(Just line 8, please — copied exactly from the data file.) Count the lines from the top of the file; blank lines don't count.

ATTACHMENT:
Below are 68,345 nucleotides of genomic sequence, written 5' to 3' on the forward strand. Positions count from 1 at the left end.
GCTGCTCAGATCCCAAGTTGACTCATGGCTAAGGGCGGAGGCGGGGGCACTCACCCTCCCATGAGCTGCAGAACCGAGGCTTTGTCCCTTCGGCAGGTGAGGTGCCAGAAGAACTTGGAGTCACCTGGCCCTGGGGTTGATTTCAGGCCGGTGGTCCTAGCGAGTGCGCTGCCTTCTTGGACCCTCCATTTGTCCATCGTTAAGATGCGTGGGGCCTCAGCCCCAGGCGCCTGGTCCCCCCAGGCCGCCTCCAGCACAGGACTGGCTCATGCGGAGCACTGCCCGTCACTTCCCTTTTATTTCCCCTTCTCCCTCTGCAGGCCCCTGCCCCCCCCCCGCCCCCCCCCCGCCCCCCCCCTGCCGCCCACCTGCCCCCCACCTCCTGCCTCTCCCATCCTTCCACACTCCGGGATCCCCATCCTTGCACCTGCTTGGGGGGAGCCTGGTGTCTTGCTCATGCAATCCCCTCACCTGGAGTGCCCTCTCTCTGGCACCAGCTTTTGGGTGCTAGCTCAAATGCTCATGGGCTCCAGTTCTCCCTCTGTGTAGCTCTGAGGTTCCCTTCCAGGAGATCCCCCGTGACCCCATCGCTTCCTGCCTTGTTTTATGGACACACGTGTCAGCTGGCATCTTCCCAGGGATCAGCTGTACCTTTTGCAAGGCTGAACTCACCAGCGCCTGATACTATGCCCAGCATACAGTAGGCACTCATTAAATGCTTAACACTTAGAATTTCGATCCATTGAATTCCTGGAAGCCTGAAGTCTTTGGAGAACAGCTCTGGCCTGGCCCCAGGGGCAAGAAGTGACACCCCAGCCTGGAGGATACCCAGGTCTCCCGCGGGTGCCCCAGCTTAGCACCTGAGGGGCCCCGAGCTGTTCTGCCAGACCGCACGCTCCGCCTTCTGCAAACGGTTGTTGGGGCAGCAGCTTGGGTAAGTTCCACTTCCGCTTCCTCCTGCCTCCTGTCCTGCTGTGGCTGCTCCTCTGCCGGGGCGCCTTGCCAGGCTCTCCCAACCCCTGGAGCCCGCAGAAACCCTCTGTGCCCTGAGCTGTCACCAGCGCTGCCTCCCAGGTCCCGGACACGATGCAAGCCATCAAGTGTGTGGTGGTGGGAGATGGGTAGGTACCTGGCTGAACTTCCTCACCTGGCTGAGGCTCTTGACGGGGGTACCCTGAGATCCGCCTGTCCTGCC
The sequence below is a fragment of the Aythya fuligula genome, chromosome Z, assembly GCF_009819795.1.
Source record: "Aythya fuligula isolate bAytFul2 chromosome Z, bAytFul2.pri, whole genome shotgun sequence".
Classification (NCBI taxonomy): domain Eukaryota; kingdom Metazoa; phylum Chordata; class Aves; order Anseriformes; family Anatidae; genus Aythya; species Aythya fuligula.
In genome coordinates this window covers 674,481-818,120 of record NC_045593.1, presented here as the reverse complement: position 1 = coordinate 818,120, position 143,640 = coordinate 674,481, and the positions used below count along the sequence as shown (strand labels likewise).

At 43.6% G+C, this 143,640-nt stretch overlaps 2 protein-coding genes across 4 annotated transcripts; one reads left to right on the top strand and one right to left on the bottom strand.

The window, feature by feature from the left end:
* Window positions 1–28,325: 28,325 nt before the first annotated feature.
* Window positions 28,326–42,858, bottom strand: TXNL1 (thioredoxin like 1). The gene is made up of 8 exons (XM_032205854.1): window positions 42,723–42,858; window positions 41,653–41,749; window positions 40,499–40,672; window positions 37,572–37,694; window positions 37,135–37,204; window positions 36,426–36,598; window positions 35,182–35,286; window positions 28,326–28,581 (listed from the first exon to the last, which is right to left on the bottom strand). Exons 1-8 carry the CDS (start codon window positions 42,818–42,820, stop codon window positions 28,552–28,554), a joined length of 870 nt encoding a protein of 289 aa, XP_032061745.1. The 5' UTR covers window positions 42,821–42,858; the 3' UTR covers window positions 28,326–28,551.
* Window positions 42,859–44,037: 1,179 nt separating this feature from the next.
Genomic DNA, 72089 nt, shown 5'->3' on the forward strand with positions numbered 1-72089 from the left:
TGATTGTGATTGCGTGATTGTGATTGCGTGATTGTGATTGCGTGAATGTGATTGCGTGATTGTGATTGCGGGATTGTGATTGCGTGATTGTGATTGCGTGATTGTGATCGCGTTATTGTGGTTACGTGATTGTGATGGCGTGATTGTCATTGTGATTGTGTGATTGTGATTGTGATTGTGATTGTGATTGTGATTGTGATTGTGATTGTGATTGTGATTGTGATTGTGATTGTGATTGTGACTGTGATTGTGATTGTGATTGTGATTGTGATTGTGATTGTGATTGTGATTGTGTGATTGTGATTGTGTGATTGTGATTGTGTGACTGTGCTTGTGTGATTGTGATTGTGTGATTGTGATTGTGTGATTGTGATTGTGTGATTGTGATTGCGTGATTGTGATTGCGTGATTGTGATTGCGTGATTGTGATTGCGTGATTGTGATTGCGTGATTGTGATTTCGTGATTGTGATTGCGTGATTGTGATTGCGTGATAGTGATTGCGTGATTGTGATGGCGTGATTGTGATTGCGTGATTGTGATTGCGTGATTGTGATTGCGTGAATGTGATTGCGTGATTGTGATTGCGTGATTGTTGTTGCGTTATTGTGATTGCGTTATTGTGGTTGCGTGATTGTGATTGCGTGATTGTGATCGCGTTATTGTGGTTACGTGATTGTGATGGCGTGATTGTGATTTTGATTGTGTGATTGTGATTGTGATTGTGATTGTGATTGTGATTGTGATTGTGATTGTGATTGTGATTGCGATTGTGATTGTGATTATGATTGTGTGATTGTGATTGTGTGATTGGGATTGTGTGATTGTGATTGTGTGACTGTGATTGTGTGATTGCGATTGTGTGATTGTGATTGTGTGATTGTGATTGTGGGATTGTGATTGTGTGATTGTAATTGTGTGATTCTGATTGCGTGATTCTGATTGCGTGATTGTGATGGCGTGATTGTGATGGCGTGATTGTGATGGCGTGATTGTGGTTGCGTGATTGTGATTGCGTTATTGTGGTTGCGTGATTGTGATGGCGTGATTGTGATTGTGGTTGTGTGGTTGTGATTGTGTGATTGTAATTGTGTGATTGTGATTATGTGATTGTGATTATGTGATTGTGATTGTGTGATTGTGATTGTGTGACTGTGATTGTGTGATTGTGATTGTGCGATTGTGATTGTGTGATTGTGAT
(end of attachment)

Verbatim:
The window, feature by feature from the left end: